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Mom of NBA star Kevin Durant takes stand against over-sexualized culture

Wanda Pratt, mother of an Oklahoma City NBA star Kevin Durant, spoke Tuesday at the “Shine the Light” anti-pornography event in Oklahoma City.
by Carla Hinton Modified: October 15, 2013 at 10:37 pm •  Published: October 15, 2013

The mother of an Oklahoma City NBA star said today's society is so over-sexualized that very young children are contemplating sexual matters.

“They should be dreaming about being an artist or a dancer. They should be dreaming of being the president or a doctor. Instead they're thinking of sexual things. It really hurts my heart,” said Wanda Pratt, mother of Oklahoma City Thunder star forward Kevin Durant.

Pratt spoke Tuesday to about 150 people who attended the “Shine the Light” event Tuesday at Wheeler Park, 1120 S Western. The event was part of “She's Somebody's Daughter,” an anti-pornography campaign launched Oct. 1 in Oklahoma City.

She said adults have become desensitized to the over-sexualization she described as pervasive in today's culture and she encouraged attendees to take a stand against advertisements and things that offend them and exploit others.

‘From my heart'

Pratt took a laptop to the podium where she made her presentation, but about five minutes in, she closed it, saying she wanted to “speak from my heart.”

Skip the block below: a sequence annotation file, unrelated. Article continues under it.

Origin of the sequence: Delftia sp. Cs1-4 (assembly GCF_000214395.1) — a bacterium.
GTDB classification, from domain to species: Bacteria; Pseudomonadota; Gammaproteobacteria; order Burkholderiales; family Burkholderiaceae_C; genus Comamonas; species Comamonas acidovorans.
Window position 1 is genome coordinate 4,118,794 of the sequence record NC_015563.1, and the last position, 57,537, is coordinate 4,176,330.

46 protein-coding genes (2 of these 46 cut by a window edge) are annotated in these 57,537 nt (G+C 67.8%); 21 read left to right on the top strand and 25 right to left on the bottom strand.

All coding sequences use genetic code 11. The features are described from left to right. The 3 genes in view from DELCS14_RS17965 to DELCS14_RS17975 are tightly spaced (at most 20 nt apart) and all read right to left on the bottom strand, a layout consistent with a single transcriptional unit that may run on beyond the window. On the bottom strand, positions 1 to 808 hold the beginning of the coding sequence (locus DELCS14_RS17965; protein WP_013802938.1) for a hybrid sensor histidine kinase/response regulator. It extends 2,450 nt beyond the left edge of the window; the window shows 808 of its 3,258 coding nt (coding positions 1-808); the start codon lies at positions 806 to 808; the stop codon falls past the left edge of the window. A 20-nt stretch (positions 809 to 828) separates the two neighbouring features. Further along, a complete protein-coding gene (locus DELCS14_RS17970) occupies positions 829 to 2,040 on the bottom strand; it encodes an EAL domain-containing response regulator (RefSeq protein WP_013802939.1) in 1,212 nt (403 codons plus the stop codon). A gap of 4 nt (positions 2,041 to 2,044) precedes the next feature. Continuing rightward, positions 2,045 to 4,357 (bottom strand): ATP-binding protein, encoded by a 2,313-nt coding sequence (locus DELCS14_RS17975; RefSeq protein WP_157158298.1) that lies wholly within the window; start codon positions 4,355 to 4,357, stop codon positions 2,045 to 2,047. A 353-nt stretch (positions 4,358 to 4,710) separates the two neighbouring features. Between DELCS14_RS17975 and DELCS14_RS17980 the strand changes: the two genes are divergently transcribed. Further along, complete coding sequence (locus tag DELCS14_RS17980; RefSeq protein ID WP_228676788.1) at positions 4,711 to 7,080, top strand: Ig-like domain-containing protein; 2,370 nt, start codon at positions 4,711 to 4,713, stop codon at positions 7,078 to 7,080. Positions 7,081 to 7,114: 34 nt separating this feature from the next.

Pratt said she was sexually molested as a child and the experience eroded her self-worth.

“I didn't realize how devastating it was to me until I became a woman. I felt it was my fault,” she said. “I didn't become promiscuous but I didn't value myself.”

Pratt encouraged men to protect their families and honor and respect women. She urged the women to value themselves based on their heart, their love for God and other positive attributes instead of “the size of your breasts or how you look.”

“That's what you owe to yourself,” she said.

A light in the dark

Meanwhile, at dusk, Pratt and other participants used flashlights distributed by event organizers or their own lights to symbolically “shine a light” for someone they care about as they stand against pornography, sex trafficking, violence and exploitation of women.

Aerial photos of the participants shining their lights near the Oklahoma River were taken via a helicopter, which circled overhead several times.

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by Carla Hinton
Religion Editor
Carla Hinton, an Oklahoma City native, joined The Oklahoman in 1986 as a National Society of Newspaper Editors minority intern. She began reporting full-time for The Oklahoman two years later and has served as a beat writer covering a wide...
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